“It’s important to protect your beauty while you’re still young. By the time you turn 40, it’ll be too late.” That’s what Granny S used to say. Then she’d go to her thrice-weekly salon appointments to have her curls finely rearranged. At 10, I’d learned that imperfection was catastrophic. “There’s no excuse for weight gain,” she’d say, dishing out a fat-free plate for my 12-year-old self. By 13, I’d already learned to obsess about my body.
Gran S never arrived at breakfast without makeup.
She always wore heels.
She spent an hour each night applying a veritable pharmacy of lotions and creams: Estee Lauder, Chanel, Clinique—you get out what you put in, you know.
At 50, her eyebrows stopped growing back from all the over-plucking.
At 55, she had to have surgery on her feet to undo the effects of trampling the earth in stilettos.
At 60, she could no longer fight the liver spots and sagging, but she raged against them anyway.
My paternal grandmother was a different creature. “There’s no excuse for being normal,” she’d say, dishing out Kentucky Fried chicken underneath a blanket fort. At 10, I’d learned that nothing was catastrophic if you only knew how to escape into your imagination. At 12, I’d developed a sophisticated appreciation for nonsense. Alice’s caterpillar was so much more interesting than the state of my hips.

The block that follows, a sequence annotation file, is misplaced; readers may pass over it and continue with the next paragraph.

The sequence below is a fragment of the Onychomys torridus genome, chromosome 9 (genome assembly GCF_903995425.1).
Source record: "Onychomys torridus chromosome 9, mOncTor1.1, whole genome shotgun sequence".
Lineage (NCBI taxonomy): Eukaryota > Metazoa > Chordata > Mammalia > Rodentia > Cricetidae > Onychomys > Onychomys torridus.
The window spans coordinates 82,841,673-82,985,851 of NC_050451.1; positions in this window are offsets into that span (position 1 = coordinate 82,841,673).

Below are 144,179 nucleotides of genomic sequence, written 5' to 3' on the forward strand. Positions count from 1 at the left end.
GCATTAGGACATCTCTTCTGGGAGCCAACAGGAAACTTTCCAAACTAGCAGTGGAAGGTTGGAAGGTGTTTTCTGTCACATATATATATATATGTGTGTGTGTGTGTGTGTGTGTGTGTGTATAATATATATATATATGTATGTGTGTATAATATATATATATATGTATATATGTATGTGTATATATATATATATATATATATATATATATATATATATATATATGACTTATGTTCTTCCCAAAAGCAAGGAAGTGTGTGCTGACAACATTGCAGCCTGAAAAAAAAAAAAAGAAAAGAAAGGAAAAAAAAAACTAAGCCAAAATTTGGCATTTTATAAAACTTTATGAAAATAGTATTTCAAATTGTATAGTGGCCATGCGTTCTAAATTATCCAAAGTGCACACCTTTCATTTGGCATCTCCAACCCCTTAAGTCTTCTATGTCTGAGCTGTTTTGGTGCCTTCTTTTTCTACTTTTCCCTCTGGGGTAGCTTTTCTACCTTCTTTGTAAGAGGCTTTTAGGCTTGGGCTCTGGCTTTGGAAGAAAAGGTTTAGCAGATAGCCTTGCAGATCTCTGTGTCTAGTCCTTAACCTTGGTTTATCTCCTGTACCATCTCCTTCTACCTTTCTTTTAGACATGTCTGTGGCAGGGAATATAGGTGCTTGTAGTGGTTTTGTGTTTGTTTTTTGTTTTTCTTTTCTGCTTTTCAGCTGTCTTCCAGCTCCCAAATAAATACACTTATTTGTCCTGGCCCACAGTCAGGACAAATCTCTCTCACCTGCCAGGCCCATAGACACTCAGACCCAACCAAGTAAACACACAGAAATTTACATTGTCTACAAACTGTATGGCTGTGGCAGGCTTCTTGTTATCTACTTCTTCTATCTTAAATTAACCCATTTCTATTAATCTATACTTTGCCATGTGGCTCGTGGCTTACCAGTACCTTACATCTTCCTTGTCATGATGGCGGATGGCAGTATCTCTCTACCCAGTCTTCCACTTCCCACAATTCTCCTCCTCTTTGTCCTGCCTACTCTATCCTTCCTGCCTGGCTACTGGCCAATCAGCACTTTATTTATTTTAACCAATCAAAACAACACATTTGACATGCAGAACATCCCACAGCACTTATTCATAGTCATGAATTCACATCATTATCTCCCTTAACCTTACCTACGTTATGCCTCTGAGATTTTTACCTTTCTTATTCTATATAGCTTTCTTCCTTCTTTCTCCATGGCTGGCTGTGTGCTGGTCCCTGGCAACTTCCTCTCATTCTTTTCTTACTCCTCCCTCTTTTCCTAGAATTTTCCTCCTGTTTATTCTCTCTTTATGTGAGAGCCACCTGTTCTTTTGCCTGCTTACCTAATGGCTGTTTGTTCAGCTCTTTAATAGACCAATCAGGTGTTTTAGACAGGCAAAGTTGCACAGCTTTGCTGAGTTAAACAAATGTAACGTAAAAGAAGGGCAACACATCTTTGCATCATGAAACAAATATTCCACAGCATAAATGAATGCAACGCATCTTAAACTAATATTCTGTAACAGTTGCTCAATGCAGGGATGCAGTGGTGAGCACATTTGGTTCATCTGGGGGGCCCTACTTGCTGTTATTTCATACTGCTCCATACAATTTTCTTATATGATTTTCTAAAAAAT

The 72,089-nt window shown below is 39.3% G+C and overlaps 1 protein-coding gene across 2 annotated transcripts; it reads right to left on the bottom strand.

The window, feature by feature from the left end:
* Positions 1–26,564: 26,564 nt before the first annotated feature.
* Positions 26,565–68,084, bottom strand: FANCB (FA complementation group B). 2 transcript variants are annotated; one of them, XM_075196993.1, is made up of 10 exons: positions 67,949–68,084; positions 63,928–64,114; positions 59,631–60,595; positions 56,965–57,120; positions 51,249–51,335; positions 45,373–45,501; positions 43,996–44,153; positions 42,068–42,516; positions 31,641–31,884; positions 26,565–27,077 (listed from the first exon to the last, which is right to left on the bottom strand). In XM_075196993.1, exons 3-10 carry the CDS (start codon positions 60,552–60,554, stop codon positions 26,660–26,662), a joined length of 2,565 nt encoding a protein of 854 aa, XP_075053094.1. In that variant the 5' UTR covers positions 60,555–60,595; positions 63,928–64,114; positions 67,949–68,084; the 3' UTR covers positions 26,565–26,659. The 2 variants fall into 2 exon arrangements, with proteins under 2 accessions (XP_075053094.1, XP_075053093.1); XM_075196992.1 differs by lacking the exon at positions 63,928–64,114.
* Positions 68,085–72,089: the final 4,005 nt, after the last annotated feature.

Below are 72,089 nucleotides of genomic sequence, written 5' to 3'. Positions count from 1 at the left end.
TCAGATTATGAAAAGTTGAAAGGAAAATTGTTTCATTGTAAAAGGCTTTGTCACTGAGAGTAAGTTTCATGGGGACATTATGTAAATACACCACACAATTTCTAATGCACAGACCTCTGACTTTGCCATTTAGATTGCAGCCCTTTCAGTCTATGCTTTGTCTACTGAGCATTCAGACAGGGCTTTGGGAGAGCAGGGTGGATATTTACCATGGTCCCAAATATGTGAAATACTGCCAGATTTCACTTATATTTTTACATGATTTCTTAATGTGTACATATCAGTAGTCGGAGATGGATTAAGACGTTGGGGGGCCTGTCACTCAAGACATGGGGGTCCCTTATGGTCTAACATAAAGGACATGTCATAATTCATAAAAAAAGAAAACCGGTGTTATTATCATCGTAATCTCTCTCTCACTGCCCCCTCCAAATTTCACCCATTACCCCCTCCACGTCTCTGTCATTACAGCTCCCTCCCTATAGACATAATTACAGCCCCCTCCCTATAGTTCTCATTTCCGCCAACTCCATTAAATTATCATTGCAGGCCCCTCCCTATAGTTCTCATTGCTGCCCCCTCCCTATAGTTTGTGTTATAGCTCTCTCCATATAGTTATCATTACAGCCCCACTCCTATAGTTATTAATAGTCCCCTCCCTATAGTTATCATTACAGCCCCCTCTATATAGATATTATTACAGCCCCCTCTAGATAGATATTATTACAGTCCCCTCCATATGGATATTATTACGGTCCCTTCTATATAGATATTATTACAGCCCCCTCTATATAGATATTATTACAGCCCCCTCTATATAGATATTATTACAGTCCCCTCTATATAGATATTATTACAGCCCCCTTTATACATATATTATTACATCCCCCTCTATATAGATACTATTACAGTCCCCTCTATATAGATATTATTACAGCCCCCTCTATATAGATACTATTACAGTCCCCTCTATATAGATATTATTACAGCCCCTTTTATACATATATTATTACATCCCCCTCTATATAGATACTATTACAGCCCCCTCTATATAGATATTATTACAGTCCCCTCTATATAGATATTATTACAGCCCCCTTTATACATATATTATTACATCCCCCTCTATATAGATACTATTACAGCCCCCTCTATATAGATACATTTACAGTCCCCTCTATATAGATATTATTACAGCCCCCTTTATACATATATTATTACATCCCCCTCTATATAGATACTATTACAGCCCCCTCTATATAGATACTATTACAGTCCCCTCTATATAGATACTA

Gran H never arrived at breakfast with a scowl.
She always wore whatever the hell she wanted, even if it was a purple wig.
She spent an hour each morning in her art studio.
At 65, her inner Cheshire Cat could be seen in the smile lines around her eyes.
At 70, she told love stories at funerals. Death? Well, that didn’t seem so bad when she was around.
Even so, Gran S’ lessons remained. Prettiness was a rent you paid for occupying a space called female, so I starved and obsessed and painted and shopped. I applied a veritable pharmacy of self-hatred to my psyche.
At 32, I was admitted to hospital with a bad case of dehydration and malnutrition. Anorexia will kill you if you’re careful enough, and that seemed as good a goal as any. I spent a lot of years seeking out recovery after that. Most of what I learned in therapy was useless because it asked me to get rid of my own toxicity. It never taught me to add to my life. Then I met a woman who reminded me of Gran H’s lessons: Be who you seem to be, honour your weirdness, to hell with Other People’s Expectations™. I learned to grin like a Cheshire Cat and dance in the kitchen; to celebrate nonsense instead of normality.
Gran H still wears purple wigs sometimes.
I call it “freedom” because that’s how it feels to me.